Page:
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A simple way to manage dotfiles with git without silly symlinks and special tools. Just use negative matches in your .gitignore !
I like to manage dotfiles without having to mess with silly symlinks or having
to install/configure specific dotfile managament tools. So here's what I did:
$ cd ~
$ git init .
$ echo '*' > .gitignore # ignore all files by default
$ echo '!.bashrc' >> .gitignore # ...and then tell git what files not to *not* ignore
$ # ...add other files you may want to track to *not* ignore
$ git add .bashrc # now actually add the files to git
$ git add .gitignore # add the .gitignore to git
$ git submodule add -f .vim
$ # ...and any other remote repos you may want to track
$ git commit # ..and you're done !!
# import into github if you prefer
# Create different 'profiles' as branches (eg: work_profile, home_profile, dev_box ...)
Now, on the next system you want to recreate the dot files:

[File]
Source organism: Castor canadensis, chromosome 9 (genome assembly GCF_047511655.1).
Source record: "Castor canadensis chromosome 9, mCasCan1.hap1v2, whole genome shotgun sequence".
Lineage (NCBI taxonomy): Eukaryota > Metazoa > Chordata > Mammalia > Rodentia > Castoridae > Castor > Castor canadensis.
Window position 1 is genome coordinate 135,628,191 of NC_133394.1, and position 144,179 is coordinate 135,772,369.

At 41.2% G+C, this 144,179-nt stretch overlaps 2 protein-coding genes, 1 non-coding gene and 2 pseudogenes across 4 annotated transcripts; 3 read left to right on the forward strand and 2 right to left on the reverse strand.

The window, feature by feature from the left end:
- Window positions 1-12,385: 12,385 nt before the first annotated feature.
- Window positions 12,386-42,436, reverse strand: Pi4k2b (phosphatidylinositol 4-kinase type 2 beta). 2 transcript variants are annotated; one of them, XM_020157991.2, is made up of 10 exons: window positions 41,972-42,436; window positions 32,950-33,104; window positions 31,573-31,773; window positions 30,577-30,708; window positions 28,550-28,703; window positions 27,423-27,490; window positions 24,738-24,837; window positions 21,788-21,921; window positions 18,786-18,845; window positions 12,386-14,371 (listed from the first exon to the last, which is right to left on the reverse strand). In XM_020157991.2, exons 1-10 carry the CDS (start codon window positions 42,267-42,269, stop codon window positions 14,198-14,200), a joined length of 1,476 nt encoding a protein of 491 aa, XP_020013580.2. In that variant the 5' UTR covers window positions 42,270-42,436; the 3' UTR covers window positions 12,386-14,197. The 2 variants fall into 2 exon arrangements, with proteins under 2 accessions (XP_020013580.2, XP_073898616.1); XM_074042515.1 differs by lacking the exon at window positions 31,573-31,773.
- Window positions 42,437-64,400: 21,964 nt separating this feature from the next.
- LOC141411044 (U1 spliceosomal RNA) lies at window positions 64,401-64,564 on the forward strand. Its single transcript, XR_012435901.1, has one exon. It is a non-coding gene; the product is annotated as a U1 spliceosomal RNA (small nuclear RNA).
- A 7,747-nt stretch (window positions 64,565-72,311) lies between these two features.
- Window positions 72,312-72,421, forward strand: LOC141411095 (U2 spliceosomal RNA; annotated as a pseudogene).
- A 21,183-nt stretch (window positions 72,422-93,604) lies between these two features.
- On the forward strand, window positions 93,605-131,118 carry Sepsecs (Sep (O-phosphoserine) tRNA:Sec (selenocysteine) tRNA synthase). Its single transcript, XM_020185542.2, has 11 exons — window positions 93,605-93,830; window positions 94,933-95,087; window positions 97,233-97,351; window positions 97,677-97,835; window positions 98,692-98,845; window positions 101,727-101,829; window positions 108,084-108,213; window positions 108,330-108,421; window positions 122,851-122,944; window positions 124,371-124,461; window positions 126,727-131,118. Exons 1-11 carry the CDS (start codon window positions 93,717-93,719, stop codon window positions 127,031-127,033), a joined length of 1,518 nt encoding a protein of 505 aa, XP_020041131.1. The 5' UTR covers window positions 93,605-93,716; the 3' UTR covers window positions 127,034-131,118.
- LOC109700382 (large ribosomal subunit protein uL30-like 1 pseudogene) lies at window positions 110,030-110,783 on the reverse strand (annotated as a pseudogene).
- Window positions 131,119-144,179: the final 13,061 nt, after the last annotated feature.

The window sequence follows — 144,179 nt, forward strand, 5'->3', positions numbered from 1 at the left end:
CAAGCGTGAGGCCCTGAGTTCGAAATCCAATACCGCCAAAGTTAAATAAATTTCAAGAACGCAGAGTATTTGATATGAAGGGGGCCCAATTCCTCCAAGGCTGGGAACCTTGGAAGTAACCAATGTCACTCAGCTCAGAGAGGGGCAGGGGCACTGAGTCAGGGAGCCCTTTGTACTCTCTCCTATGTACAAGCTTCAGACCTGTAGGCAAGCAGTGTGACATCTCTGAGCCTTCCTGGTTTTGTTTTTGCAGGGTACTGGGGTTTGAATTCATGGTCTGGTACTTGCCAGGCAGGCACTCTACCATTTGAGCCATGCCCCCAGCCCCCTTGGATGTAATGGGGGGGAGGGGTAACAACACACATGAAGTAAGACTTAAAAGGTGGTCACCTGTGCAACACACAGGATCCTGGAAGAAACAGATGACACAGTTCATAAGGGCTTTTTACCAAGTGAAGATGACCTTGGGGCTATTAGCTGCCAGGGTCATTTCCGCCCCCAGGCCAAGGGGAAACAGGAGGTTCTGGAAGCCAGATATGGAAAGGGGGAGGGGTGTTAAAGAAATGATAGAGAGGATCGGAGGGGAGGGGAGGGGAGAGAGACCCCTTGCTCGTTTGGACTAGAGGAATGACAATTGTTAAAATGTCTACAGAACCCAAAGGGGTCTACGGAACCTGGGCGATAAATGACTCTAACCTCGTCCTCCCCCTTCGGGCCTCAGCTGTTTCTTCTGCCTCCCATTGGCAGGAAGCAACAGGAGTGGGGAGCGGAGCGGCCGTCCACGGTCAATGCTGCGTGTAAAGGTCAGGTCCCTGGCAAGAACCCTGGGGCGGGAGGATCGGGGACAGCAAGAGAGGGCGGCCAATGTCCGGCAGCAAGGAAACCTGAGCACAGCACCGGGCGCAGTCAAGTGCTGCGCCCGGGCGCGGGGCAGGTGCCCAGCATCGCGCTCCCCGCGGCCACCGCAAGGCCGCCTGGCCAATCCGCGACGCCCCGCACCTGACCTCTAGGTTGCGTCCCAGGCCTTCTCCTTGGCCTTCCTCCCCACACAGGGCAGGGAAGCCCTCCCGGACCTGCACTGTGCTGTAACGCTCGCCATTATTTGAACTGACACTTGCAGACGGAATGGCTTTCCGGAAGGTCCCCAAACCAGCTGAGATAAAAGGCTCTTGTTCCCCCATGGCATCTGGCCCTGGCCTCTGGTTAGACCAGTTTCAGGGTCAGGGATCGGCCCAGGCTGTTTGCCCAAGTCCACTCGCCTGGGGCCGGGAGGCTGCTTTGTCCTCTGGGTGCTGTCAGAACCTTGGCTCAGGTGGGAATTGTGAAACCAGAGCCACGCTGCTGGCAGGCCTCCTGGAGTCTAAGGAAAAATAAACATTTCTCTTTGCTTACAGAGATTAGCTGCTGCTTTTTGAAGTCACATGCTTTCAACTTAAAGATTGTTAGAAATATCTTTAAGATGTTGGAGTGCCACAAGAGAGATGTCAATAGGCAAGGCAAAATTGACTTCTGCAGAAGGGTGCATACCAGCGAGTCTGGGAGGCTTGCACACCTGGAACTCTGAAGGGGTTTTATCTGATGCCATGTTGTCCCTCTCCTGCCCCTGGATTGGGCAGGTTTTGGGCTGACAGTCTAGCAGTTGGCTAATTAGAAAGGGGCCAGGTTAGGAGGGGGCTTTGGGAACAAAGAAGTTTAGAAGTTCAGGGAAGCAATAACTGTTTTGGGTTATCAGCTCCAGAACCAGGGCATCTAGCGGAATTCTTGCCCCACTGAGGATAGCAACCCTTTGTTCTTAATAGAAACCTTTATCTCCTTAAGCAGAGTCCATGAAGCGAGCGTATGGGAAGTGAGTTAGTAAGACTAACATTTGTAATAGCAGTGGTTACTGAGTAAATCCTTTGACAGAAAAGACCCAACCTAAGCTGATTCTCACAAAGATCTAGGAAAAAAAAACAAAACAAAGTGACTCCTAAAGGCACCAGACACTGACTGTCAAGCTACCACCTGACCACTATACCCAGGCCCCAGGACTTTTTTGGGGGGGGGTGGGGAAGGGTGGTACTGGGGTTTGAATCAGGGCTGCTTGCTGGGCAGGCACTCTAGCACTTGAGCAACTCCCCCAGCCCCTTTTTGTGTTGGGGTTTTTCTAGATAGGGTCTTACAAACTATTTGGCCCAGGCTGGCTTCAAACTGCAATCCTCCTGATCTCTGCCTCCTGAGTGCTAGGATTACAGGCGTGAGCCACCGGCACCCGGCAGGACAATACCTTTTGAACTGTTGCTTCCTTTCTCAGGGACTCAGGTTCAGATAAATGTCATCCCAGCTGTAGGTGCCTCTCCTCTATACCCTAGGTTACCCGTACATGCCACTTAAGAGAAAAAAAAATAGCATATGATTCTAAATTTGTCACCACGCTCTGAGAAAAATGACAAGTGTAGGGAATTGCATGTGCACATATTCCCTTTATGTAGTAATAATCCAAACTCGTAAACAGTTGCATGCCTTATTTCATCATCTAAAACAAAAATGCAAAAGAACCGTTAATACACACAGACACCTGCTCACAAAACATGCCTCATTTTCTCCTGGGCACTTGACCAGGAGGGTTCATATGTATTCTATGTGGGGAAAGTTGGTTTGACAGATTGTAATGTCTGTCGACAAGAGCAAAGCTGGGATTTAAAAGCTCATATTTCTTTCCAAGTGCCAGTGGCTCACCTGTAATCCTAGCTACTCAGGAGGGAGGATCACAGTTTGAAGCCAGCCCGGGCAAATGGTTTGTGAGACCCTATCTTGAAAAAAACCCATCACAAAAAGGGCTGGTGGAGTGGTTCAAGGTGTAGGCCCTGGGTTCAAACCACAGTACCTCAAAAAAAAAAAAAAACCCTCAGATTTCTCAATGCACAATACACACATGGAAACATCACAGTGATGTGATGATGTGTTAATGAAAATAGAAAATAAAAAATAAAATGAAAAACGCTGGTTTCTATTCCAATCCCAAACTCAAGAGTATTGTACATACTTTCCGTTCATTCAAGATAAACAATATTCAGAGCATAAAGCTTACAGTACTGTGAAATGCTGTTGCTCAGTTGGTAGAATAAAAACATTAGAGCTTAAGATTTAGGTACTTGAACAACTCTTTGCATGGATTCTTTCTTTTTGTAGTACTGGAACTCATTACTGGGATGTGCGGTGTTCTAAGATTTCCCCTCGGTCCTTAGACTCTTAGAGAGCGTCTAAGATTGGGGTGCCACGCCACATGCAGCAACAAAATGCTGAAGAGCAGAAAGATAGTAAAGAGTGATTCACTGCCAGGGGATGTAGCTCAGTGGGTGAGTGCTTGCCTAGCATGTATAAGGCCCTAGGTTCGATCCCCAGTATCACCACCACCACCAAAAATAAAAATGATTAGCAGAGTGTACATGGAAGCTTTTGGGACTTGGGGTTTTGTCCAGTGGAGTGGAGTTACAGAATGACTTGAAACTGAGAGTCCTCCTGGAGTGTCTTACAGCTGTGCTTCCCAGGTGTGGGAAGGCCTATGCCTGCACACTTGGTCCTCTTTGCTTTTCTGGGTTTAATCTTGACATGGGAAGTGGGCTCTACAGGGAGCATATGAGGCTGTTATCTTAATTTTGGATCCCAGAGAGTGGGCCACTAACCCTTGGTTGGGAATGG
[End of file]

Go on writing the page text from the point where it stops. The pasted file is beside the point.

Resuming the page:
$ git init .
$ git remote add origin <url to your repo>
$ git fetch
$ # rm .bashrc ... # any files that are present by OS default
$ git checkout <branch name> # ...and you're done !!
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lonetwin commented Apr 12, 2016

One note about profiles, I currently put all the common stuff for my dotfiles into my master branch (eg: a bash alias or function that is useful at both work and home) and the profile-specific stuff on the profile branch. Everytime I update master, I merge it into the profile branches but never the other way round. I should learn more about git worktree though.

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frkd-dev commented Apr 13, 2016

Here what I've found on HN some time ago:

git init --bare $HOME/.myconf
alias config='/usr/bin/git --git-dir=$HOME/.myconf/ --work-tree=$HOME'
config config status.showUntrackedFiles no

where my ~/.myconf directory is a git bare repository. Then any file within the home folder can be versioned with normal commands like:

config status
config add .vimrc
config commit -m "Add vimrc"
config add .config/redshift.conf
config commit -m "Add redshift config"
config push

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ghost commented Jan 29, 2022

been doing this for a good while now,
thanks for making this guide.

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